9. Thank you for finally telling it like it is. I knew all of the Colopy children in one way or another. I attended school at the same time as at least four of the younger siblings and graduated in our record setting class (of 1983) of 56! I am proud to be from “Mayberry” whether people know our farming/catholic/family driven town or not. I have no regrets of growing up in such a frustrating (at times) but wonderful place. Believe it or not, we did have our own “clicks” just as the teenagers today, but you still would stand up for your classmates and siblings more than what you hear about today. We love our football because we have those “farmboys” that know how to hit! I would not give up any of the memories that Danville has given me. I have lived in metropolitan cities and hated every minute of it.
    My father was a high school friend of Dave Colopy and they had plenty of teen mischief they (and others) got themselves into and whether mad at each other or not, they remained friends through the years. When you have a 73 year old man remembering the fruits of his years concerning old girlfriends, the notorious bb gun fights and getting in quite a bit of mischief in their teens……there just is no other stories I would rather hear over and over, year after year.
    You will be missed Dave, there weren’t many people who didn’t know of you or who you didn’t know. Thank you for giving us such a wonderful family that has given me memories of my own through my teens! You will be missed by many.

  10. I see this as a beautiful and loving tribute to family rather than place. Certainly I have seen that loving atmosphere with my wife’s family here in Columbus, Ohio, and a larger extended version of it in the grandkids’ schools. I’ve seen it in my own family, too. Loving, strong, families should be cherished and supported wherever they live.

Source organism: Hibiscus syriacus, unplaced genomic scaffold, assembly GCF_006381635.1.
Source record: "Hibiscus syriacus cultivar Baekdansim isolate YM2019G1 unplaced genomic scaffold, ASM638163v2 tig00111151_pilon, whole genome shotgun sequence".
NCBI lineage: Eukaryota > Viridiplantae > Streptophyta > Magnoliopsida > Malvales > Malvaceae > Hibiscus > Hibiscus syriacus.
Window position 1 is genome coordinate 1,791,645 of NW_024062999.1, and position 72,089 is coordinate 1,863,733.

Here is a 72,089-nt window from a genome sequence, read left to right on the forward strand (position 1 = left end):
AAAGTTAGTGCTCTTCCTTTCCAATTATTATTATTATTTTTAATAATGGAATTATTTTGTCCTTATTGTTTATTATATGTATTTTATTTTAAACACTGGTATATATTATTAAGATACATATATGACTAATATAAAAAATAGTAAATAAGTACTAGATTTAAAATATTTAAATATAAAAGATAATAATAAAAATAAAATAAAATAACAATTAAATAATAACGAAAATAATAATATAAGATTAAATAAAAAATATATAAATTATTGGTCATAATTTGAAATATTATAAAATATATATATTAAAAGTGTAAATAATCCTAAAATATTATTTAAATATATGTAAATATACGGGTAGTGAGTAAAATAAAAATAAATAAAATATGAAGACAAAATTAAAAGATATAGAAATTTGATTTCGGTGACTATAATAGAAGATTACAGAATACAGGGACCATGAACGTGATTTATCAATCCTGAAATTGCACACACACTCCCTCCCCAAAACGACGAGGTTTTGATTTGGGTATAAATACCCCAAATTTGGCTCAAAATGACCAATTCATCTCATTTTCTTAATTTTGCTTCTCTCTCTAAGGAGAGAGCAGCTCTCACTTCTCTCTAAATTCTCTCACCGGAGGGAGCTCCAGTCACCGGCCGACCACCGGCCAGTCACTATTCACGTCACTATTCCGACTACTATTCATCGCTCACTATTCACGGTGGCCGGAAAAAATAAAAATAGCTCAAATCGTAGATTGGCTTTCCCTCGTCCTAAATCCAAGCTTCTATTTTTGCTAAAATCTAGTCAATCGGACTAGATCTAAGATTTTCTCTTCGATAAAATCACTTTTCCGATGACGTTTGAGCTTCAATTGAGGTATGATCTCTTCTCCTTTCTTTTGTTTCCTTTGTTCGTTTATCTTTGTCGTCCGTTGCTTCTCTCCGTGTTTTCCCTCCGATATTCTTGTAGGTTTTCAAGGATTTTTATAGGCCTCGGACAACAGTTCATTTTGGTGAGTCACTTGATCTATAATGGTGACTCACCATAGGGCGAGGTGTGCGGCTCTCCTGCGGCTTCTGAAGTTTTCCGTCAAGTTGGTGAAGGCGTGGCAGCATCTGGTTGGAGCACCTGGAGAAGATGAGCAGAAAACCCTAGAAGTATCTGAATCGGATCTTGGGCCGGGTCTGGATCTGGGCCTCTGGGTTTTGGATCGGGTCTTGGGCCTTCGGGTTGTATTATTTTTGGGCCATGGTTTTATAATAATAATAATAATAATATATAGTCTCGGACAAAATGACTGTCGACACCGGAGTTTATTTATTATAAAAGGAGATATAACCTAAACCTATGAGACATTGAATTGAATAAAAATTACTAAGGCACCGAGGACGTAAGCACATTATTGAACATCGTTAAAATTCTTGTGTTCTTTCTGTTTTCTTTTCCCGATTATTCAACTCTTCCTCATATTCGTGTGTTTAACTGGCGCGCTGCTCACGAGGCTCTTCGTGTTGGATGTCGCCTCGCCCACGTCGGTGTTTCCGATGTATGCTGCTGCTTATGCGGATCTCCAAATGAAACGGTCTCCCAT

I survived my childhood in Danville also. It’s a great place if you fit in; not so much if you don’t. My family lived there for about 30 years, and we were still seen as newcomers when we left around 1981. I had few brushes one way or the other with Brian’s family, although I attended school with some of them. And I remember more about Danville than Brian’s wife has discovered, perhaps more than Brian. That does not make Danville a bad place; it’s just much more like other places than this writer recognizes. Any place, anywhere, has most of the same people and problems. With a small place away from big-city media, the problems are easier to ignore. And the media anywhere don’t focus on the decent, loving people. We have plenty of those good people in Columbus. They live everywhere; enjoy them and try to learn from them.

  11. My in laws live in Danville and even though I tease my wife, Sadie, I truly do know that it is more than just a town where the border is a sheep farm; it is a community that is more family and friends than anything else.

  12. Hi Elsa,
    Over a spot-of-tea yesterday a mutual friend told me what a lovely, talented person you are. Her name is Cheri Enterline and I must say she was absolutely right. A smile graced my face as I read this post. Growing up in a small town in Indiana I totally “get” the stigma small towns can have. The town where my seven siblings and I grew up has a population of 15,000, even today, but the town my husband and I raised our sons in consisted 32 houses and 72 people at that time. It was a wonderful place to raise children. Thanks so much for the stroll down memory lane.